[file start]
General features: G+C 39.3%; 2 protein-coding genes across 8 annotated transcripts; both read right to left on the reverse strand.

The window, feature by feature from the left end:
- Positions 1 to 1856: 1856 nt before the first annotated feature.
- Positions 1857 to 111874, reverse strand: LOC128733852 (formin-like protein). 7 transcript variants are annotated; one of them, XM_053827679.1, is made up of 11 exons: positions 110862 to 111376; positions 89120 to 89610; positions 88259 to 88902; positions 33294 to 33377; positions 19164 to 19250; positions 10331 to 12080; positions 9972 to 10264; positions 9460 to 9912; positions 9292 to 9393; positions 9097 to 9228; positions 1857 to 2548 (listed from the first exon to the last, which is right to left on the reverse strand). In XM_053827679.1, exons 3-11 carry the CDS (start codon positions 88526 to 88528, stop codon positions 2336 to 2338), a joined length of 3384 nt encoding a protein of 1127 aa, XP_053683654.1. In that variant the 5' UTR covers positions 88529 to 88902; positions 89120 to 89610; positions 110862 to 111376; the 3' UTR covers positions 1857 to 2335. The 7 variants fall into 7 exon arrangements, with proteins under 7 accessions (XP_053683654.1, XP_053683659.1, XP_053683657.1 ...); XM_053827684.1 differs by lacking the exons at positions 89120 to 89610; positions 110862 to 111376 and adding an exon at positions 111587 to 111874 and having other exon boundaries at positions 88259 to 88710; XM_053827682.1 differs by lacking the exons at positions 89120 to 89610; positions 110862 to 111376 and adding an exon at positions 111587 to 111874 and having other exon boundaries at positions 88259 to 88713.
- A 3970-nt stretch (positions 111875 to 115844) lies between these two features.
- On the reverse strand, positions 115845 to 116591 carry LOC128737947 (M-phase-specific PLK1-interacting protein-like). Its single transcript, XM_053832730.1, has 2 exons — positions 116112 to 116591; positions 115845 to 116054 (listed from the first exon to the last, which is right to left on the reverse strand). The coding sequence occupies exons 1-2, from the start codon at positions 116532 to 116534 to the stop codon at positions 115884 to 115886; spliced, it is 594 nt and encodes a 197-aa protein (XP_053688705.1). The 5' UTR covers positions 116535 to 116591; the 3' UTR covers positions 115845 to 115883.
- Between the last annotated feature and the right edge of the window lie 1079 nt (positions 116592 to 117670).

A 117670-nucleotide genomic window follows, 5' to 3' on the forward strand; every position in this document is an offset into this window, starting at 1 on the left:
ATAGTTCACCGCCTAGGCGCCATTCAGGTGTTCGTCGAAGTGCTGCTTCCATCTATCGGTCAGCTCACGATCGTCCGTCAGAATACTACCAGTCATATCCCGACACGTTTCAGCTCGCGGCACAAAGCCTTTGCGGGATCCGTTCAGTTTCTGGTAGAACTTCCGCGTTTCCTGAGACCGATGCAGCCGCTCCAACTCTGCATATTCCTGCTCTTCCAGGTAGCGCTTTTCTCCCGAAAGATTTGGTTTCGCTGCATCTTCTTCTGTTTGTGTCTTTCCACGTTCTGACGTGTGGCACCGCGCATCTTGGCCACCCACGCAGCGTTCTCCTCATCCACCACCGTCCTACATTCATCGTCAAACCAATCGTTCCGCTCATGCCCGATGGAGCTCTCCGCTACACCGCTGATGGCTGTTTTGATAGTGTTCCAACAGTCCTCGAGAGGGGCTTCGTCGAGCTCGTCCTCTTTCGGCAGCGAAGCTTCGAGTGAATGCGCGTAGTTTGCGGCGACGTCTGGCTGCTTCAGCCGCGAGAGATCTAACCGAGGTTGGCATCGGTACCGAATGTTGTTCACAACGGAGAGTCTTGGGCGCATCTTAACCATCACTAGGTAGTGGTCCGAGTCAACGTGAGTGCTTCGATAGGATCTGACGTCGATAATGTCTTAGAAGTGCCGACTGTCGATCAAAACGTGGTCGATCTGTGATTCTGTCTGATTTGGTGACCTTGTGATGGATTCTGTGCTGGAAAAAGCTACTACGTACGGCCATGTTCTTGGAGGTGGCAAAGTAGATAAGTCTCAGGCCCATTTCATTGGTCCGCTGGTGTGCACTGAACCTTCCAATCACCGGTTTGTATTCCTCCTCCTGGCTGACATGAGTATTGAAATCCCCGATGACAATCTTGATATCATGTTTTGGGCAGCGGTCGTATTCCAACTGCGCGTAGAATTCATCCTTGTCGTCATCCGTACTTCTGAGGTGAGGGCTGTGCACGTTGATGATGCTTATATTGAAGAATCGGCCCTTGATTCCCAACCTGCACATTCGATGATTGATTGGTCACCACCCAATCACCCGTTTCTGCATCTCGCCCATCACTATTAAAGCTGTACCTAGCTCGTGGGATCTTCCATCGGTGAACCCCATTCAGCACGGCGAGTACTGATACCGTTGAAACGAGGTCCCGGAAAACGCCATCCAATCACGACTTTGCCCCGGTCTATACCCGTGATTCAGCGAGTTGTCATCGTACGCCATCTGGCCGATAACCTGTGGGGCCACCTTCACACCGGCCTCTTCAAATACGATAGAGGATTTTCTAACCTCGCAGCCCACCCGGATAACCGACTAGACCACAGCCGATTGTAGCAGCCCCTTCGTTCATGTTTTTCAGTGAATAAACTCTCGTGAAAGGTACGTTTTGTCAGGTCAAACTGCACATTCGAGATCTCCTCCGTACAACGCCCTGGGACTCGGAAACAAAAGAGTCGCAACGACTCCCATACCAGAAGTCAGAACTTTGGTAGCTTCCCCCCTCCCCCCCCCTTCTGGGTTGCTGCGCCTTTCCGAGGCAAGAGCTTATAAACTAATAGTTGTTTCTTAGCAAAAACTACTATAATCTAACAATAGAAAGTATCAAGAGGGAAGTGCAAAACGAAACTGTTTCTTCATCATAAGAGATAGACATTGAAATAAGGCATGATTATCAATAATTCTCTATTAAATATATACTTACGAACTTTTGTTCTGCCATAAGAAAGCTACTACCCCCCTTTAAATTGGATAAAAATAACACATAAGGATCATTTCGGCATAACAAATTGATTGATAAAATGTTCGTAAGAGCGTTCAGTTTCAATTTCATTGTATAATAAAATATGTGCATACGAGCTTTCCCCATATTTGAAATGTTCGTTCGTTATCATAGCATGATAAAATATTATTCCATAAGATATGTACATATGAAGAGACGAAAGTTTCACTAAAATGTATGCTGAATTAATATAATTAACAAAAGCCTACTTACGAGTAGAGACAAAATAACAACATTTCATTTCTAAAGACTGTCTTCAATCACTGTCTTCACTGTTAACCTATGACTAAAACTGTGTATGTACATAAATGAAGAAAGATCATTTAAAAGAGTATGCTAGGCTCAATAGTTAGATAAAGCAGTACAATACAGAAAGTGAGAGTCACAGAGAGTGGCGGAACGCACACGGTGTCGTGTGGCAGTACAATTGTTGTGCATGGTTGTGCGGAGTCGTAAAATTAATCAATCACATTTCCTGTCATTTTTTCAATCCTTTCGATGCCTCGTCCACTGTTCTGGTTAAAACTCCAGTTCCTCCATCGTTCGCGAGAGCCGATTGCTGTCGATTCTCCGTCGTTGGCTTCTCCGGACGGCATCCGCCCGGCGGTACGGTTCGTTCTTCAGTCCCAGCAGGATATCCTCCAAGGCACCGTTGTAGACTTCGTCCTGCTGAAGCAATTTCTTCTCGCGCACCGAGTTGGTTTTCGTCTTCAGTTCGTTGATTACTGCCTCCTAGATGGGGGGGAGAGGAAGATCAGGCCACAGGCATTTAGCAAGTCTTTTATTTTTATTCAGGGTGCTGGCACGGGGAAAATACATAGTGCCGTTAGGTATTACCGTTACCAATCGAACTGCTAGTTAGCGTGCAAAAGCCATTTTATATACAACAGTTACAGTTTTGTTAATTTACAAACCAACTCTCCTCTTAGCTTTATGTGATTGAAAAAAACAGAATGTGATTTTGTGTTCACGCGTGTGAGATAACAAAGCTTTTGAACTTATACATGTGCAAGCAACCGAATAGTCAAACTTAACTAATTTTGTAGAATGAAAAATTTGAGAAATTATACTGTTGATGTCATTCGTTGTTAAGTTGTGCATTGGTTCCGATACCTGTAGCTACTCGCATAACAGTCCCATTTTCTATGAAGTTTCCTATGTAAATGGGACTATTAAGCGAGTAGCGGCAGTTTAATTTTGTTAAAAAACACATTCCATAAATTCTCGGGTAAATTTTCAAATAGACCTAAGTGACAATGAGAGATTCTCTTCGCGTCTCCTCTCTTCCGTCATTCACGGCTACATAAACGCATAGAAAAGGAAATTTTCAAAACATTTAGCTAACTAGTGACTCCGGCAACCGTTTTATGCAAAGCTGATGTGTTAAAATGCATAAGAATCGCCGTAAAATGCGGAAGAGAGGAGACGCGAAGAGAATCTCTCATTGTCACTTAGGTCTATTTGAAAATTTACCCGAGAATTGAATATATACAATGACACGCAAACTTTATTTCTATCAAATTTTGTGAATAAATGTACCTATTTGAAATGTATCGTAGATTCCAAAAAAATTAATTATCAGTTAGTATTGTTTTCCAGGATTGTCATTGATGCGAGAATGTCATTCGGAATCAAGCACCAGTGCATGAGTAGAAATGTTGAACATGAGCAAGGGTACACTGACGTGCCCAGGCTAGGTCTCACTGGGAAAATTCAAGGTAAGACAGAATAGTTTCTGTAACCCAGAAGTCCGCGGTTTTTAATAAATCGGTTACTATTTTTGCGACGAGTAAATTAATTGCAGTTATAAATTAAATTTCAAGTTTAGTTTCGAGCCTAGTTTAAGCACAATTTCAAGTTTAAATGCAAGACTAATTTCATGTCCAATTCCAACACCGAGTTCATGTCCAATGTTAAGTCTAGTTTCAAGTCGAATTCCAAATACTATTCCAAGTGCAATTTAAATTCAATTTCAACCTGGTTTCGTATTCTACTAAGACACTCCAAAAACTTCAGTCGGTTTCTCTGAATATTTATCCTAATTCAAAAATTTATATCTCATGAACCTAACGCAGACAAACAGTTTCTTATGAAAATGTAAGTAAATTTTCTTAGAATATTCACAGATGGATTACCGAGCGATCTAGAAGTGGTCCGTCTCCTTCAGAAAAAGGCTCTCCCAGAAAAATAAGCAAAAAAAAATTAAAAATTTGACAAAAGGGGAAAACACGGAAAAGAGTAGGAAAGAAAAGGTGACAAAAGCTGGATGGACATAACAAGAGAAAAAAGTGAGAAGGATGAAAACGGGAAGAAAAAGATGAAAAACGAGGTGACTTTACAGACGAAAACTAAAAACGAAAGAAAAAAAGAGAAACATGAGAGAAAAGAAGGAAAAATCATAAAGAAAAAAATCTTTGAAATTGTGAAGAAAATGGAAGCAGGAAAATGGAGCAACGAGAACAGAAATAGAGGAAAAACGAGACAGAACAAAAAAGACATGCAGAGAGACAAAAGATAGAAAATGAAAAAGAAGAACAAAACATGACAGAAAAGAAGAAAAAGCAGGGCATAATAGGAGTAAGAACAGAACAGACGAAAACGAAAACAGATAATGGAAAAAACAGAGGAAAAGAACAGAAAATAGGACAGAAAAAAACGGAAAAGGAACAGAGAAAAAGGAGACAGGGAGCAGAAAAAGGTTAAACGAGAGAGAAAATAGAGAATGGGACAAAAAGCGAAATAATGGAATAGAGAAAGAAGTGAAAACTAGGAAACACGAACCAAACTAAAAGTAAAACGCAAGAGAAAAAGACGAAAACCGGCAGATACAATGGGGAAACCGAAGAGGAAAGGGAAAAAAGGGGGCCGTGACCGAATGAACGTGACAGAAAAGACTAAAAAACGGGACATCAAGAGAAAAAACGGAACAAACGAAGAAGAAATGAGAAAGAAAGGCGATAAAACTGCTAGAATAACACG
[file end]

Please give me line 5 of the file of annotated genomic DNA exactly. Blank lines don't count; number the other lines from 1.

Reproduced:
- A 3970-nt stretch (positions 111875 to 115844) lies between these two features.